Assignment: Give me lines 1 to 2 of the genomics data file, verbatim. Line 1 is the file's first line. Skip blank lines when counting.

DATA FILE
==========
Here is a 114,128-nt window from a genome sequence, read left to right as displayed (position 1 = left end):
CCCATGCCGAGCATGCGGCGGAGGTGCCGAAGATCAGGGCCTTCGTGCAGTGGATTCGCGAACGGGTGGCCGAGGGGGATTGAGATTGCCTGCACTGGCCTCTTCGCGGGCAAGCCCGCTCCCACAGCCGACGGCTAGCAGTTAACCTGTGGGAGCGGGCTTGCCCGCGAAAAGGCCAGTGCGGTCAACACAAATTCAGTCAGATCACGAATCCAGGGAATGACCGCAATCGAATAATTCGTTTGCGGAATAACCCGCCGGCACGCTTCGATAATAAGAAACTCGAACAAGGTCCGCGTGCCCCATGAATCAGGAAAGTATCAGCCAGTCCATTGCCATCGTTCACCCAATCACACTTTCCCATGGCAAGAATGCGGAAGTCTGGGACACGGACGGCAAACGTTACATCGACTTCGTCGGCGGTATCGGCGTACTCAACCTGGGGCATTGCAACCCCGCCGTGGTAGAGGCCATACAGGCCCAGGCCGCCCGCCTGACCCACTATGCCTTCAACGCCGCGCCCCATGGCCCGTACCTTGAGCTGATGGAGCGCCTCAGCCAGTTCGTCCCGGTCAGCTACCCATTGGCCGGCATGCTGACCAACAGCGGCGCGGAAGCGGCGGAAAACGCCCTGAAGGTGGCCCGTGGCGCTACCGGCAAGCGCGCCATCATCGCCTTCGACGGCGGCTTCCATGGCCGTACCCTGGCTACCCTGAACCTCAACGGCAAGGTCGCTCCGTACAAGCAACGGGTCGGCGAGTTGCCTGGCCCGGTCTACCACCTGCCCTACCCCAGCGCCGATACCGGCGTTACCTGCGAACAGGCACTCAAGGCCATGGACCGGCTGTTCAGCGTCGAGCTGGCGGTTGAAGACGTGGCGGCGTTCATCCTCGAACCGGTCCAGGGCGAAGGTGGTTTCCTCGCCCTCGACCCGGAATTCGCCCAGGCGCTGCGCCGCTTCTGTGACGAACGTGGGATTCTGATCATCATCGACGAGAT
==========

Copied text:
Here is a 114,128-nt window from a genome sequence, read left to right as displayed (position 1 = left end):
CCCATGCCGAGCATGCGGCGGAGGTGCCGAAGATCAGGGCCTTCGTGCAGTGGATTCGCGAACGGGTGGCCGAGGGGGATTGAGATTGCCTGCACTGGCCTCTTCGCGGGCAAGCCCGCTCCCACAGCCGACGGCTAGCAGTTAACCTGTGGGAGCGGGCTTGCCCGCGAAAAGGCCAGTGCGGTCAACACAAATTCAGTCAGATCACGAATCCAGGGAATGACCGCAATCGAATAATTCGTTTGCGGAATAACCCGCCGGCACGCTTCGATAATAAGAAACTCGAACAAGGTCCGCGTGCCCCATGAATCAGGAAAGTATCAGCCAGTCCATTGCCATCGTTCACCCAATCACACTTTCCCATGGCAAGAATGCGGAAGTCTGGGACACGGACGGCAAACGTTACATCGACTTCGTCGGCGGTATCGGCGTACTCAACCTGGGGCATTGCAACCCCGCCGTGGTAGAGGCCATACAGGCCCAGGCCGCCCGCCTGACCCACTATGCCTTCAACGCCGCGCCCCATGGCCCGTACCTTGAGCTGATGGAGCGCCTCAGCCAGTTCGTCCCGGTCAGCTACCCATTGGCCGGCATGCTGACCAACAGCGGCGCGGAAGCGGCGGAAAACGCCCTGAAGGTGGCCCGTGGCGCTACCGGCAAGCGCGCCATCATCGCCTTCGACGGCGGCTTCCATGGCCGTACCCTGGCTACCCTGAACCTCAACGGCAAGGTCGCTCCGTACAAGCAACGGGTCGGCGAGTTGCCTGGCCCGGTCTACCACCTGCCCTACCCCAGCGCCGATACCGGCGTTACCTGCGAACAGGCACTCAAGGCCATGGACCGGCTGTTCAGCGTCGAGCTGGCGGTTGAAGACGTGGCGGCGTTCATCCTCGAACCGGTCCAGGGCGAAGGTGGTTTCCTCGCCCTCGACCCGGAATTCGCCCAGGCGCTGCGCCGCTTCTGTGACGAACGTGGGATTCTGATCATCATCGACGAGAT